In certain cases, a potential heir in Nevada may want to contest a will if they believe it should be invalidated. Though a will cannot be contested just because the heirs don’t like the contents, there are several reasons why a will can be legally contested.
A will must be signed according to the laws of the state where it was made. In Nevada, the will must be in writing and signed by the testator as well as two witnesses. These witnesses must be there with the testator as the will is signed. If it wasn’t signed properly, the will may be contested. A will contest may also occur if the testator lacked the mental or physical capacity to understand the legal ramifications of signing a will. Witness testimony or adjudication of incapacity received within days of the will being signed are typically the only ways to prove the testator didn’t have the testamentary capacity to sign the will.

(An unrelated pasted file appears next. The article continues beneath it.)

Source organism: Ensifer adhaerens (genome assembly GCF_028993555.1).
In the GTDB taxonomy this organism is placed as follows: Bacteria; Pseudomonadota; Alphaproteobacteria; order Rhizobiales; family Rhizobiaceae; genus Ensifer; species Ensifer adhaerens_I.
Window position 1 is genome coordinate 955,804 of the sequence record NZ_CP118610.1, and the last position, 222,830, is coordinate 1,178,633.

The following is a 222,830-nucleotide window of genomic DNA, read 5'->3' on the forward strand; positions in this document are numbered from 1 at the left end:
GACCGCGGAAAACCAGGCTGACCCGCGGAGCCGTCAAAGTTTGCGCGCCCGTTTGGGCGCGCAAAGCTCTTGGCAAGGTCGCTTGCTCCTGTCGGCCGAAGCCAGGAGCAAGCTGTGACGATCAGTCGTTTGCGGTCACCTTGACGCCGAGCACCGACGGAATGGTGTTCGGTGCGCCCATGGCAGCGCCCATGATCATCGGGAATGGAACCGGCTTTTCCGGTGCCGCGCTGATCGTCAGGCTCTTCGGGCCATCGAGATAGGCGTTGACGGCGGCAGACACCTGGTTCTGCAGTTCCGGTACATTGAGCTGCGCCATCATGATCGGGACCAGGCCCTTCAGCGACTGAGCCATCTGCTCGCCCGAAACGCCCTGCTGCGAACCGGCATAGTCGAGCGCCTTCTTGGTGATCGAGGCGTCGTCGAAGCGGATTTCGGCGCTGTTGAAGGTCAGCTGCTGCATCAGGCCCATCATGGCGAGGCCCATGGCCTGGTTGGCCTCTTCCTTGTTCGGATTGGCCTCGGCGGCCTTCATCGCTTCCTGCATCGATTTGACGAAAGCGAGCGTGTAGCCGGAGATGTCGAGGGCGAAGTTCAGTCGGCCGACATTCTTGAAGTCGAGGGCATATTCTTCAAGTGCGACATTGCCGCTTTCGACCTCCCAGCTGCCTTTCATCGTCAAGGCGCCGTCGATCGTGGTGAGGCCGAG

Sometimes, those who stand to inherit a portion of the will unduly influence the testator. As seniors age, mental and physical health problems can make them more sensitive to the influence of others. Undue influence on the part of an individual to receive a greater portion of the inheritance makes a will contestable. Finally, a will that was signed or procured under fraud may also be invalidated.
No one likes to think of their loved ones fighting over their inheritance after they pass away. Making an estate plan according to the proper laws of the state can prevent contesting issues and offer wealth protection to heirs. An estate planning lawyer may be able to help by ensuring the will is legally drawn and signed. For example, a lawyer could have the will documents signed in the office in front of witnesses who can attest to the testator’s sound mind.